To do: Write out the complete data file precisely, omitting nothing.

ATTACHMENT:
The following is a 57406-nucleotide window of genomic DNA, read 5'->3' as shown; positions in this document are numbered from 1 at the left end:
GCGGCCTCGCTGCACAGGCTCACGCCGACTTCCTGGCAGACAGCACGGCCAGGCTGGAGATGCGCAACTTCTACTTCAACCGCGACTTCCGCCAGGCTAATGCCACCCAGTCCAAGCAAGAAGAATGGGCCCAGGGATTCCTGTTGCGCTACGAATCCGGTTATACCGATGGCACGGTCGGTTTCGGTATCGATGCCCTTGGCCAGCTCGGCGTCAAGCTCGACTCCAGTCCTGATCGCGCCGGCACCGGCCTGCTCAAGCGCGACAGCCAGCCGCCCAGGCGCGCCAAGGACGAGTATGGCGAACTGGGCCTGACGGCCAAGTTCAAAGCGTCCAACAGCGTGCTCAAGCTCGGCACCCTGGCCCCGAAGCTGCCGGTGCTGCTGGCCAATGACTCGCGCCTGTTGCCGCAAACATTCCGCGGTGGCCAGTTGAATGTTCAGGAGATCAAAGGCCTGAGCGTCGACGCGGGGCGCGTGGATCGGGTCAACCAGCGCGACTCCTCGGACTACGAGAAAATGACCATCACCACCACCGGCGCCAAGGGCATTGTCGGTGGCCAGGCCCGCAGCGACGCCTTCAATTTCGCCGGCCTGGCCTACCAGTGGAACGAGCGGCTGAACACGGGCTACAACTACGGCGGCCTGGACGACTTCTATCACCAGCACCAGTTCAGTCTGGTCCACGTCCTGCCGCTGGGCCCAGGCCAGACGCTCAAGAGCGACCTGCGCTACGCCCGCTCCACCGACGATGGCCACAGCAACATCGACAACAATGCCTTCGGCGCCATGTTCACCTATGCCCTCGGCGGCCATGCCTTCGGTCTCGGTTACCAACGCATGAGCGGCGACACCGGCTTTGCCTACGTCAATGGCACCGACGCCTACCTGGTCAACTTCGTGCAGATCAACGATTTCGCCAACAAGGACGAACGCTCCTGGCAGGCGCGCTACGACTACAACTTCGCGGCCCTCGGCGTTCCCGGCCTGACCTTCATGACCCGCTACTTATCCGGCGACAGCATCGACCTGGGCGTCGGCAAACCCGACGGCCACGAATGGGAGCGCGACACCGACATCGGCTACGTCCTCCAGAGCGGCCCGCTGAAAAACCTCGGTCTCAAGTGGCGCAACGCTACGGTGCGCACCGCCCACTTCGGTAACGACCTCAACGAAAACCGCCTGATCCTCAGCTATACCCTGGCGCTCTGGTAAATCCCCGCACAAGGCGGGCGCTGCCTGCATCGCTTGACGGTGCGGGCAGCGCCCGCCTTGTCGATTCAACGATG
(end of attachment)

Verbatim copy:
The following is a 57406-nucleotide window of genomic DNA, read 5'->3' as shown; positions in this document are numbered from 1 at the left end:
GCGGCCTCGCTGCACAGGCTCACGCCGACTTCCTGGCAGACAGCACGGCCAGGCTGGAGATGCGCAACTTCTACTTCAACCGCGACTTCCGCCAGGCTAATGCCACCCAGTCCAAGCAAGAAGAATGGGCCCAGGGATTCCTGTTGCGCTACGAATCCGGTTATACCGATGGCACGGTCGGTTTCGGTATCGATGCCCTTGGCCAGCTCGGCGTCAAGCTCGACTCCAGTCCTGATCGCGCCGGCACCGGCCTGCTCAAGCGCGACAGCCAGCCGCCCAGGCGCGCCAAGGACGAGTATGGCGAACTGGGCCTGACGGCCAAGTTCAAAGCGTCCAACAGCGTGCTCAAGCTCGGCACCCTGGCCCCGAAGCTGCCGGTGCTGCTGGCCAATGACTCGCGCCTGTTGCCGCAAACATTCCGCGGTGGCCAGTTGAATGTTCAGGAGATCAAAGGCCTGAGCGTCGACGCGGGGCGCGTGGATCGGGTCAACCAGCGCGACTCCTCGGACTACGAGAAAATGACCATCACCACCACCGGCGCCAAGGGCATTGTCGGTGGCCAGGCCCGCAGCGACGCCTTCAATTTCGCCGGCCTGGCCTACCAGTGGAACGAGCGGCTGAACACGGGCTACAACTACGGCGGCCTGGACGACTTCTATCACCAGCACCAGTTCAGTCTGGTCCACGTCCTGCCGCTGGGCCCAGGCCAGACGCTCAAGAGCGACCTGCGCTACGCCCGCTCCACCGACGATGGCCACAGCAACATCGACAACAATGCCTTCGGCGCCATGTTCACCTATGCCCTCGGCGGCCATGCCTTCGGTCTCGGTTACCAACGCATGAGCGGCGACACCGGCTTTGCCTACGTCAATGGCACCGACGCCTACCTGGTCAACTTCGTGCAGATCAACGATTTCGCCAACAAGGACGAACGCTCCTGGCAGGCGCGCTACGACTACAACTTCGCGGCCCTCGGCGTTCCCGGCCTGACCTTCATGACCCGCTACTTATCCGGCGACAGCATCGACCTGGGCGTCGGCAAACCCGACGGCCACGAATGGGAGCGCGACACCGACATCGGCTACGTCCTCCAGAGCGGCCCGCTGAAAAACCTCGGTCTCAAGTGGCGCAACGCTACGGTGCGCACCGCCCACTTCGGTAACGACCTCAACGAAAACCGCCTGATCCTCAGCTATACCCTGGCGCTCTGGTAAATCCCCGCACAAGGCGGGCGCTGCCTGCATCGCTTGACGGTGCGGGCAGCGCCCGCCTTGTCGATTCAACGATG